Washington — US onshore oil production would drop by 1 million b/d by 2023 if Democratic presidential candidate Joe Biden beats US President Donald Trump in November's election, but the gap would shrink considerably under a weaker price/demand recovery scenario, according to a Rapidan Energy Group analysis released Tuesday.
Receive daily email alerts, subscriber notes & personalize your experience.Register Now
"Shale returns faster under Trump than Biden, but even Trump can't help shale in a weak macro environment," Rapidan said.
The outlook for Iranian oil production could also hinge on the US election, with Rapidan estimating a return of 1.8 million b/d in exports in the second half of 2022 under Trump versus a full year earlier under Biden.
The Trump administration has rolled back regulations on the fossil fuel sector and taken credit for a surge in US oil production that stopped in February as the world locked down to prevent the spread of the coronavirus pandemic. Still, the Obama-era policy of ending restrictions on US crude exports is seen as the greatest driver of the US oil boom.
Biden has promised to ban new oil and natural gas permits on federal lands and waters, tighten methane emissions limits, use fuel economy targets to aim for 100% electrification in light-duty vehicles and move the US to net-zero carbon emissions no later than 2050. He has also promised to cancel TC Energy's permit to build the Keystone XL heavy crude pipeline from Canada.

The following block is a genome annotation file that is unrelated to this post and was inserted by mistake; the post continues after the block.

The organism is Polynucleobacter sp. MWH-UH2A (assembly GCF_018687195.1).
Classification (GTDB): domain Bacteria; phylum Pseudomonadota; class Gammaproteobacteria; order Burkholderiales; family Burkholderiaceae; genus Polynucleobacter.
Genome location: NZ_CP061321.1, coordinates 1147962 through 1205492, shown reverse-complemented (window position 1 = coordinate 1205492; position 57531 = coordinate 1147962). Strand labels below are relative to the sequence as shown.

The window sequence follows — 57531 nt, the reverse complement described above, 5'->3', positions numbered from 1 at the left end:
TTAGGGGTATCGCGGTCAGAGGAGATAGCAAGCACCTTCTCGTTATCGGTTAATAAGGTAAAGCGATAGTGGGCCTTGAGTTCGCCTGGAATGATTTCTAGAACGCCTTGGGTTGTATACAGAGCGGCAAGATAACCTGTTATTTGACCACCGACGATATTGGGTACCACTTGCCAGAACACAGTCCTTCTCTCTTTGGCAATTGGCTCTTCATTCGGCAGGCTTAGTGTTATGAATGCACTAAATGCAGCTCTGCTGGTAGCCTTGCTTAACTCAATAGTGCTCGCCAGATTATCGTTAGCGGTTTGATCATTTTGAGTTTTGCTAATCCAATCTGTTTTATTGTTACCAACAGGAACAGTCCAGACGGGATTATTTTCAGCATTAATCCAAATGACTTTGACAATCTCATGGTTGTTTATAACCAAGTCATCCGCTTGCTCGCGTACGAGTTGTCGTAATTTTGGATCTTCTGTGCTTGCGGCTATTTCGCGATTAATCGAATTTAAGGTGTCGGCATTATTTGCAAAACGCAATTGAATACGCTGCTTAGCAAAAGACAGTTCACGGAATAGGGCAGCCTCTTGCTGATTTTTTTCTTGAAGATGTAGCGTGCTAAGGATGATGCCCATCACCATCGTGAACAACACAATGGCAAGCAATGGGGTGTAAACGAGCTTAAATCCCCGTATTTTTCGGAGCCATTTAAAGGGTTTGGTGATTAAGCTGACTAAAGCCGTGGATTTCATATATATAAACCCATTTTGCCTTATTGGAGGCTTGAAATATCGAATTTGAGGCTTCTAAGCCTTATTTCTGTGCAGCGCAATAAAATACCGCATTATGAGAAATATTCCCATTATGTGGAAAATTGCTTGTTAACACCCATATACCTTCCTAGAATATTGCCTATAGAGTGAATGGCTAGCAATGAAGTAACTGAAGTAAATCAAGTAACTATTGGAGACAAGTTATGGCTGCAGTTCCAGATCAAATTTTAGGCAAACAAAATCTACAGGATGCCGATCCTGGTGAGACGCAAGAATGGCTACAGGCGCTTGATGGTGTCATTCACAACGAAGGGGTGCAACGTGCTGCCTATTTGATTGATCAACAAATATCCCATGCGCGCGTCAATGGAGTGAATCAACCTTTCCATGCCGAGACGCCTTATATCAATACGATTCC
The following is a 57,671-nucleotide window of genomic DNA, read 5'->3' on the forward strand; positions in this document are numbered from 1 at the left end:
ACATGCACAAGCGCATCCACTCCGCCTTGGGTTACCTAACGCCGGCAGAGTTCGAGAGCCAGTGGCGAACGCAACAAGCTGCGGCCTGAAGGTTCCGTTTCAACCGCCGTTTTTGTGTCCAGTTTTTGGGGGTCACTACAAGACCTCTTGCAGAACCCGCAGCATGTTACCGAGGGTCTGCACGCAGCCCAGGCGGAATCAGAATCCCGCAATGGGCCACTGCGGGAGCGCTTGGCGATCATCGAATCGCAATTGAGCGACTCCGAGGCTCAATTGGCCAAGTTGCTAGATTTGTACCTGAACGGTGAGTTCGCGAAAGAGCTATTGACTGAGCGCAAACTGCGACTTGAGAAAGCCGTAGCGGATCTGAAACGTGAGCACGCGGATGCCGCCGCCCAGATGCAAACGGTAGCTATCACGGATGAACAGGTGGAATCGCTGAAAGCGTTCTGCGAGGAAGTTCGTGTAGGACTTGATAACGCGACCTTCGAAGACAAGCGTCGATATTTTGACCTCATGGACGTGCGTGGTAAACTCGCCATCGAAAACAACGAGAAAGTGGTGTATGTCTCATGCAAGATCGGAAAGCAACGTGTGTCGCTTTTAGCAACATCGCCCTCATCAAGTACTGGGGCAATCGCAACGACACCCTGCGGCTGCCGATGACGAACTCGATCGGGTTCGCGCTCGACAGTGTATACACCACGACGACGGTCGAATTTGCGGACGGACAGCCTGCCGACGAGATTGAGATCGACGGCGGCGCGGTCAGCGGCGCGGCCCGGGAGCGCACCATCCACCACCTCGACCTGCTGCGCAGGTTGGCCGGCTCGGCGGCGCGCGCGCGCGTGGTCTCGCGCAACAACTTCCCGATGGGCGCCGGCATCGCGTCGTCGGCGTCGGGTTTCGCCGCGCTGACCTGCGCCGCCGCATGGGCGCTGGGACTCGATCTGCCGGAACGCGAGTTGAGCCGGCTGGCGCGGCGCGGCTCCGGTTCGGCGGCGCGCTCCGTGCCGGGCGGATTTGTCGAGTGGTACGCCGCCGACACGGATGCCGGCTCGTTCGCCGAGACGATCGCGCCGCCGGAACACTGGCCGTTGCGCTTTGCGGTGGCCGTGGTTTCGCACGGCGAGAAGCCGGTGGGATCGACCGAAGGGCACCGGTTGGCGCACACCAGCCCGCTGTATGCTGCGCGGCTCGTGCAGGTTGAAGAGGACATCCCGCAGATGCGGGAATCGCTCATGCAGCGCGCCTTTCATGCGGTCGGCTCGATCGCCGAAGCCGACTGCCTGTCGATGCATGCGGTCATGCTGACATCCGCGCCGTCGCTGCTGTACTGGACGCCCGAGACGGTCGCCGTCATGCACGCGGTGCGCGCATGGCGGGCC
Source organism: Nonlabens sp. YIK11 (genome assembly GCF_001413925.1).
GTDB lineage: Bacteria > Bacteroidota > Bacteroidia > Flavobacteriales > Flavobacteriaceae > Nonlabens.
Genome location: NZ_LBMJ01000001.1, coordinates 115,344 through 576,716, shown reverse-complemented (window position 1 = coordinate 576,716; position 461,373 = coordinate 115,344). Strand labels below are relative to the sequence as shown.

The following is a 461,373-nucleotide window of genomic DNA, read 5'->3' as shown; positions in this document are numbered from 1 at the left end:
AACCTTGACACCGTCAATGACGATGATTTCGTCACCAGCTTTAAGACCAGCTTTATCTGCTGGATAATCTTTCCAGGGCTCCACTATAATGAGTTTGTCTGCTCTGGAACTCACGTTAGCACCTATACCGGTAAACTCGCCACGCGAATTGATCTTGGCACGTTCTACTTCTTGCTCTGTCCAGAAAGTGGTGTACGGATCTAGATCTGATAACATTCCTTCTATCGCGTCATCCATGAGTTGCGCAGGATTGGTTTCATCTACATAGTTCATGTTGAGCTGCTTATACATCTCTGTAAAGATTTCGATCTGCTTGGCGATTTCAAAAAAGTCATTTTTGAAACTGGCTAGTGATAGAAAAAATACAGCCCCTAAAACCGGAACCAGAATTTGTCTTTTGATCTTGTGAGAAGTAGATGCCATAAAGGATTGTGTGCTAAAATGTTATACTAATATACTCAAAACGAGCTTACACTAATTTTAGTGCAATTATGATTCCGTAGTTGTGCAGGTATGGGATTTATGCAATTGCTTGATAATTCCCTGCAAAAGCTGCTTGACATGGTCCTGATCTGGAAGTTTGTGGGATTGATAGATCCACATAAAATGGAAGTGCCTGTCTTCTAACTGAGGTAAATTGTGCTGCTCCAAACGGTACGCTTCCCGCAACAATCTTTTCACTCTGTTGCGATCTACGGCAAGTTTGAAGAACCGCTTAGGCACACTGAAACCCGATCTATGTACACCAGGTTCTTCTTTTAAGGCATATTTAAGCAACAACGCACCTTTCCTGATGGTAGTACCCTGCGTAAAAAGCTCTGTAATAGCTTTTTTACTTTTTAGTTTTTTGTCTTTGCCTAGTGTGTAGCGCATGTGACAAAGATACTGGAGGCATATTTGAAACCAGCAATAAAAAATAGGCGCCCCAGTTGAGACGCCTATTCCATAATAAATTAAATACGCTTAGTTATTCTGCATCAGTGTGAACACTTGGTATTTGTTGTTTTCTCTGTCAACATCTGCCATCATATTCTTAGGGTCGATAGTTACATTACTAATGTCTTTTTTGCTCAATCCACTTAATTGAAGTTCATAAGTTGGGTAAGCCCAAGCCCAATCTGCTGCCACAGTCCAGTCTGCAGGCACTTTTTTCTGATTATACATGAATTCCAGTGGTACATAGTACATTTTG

Energy issues are expected to play a key role in the November election in states like Pennsylvania and Colorado.
"The metaphor is not really a pendulum swing ... but more of a catapult launch towards a very different direction if the Biden campaign wins," Kevin Book, managing director of ClearView Energy, said on a recent Platts Capitol Crude podcast.
BRENT RECOVERY SCENARIOS
Rapidan's base case has Brent crude prices rebounding to the low $50s/b in 2023 and demand rising by 10 million b/d between 2020 and 2023. Global oil production would rise from returning OPEC+ output, Canadian oil sands and the startup of seven new floating production, storage and offloading vessels in Brazil, the report said.
Under a weaker recovery scenario, Rapidan sees Brent topping out in the low to mid-$40s/b in 2023 and global demand rising 7.3 million b/d between 2020 and 2023. In this scenario, US shale production would bottom out more than 1 million b/d below the base case in 2021.
"The post-pandemic demand rebound will favor gasoline over jet fuel; petrochemicals and distillates will rebound with economic growth and as regions move toward reshoring," Rapidan said.
More than 2.2 million b/d of US oil production has been shut in response to low prices and weak demand amid the pandemic, US Secretary of Energy Dan Brouillette said May 21. The latest US Energy Information Administration data showed US production at 11.5 million b/d in the week that ended May 15, down 1.6 million b/d from the week that ended March 13.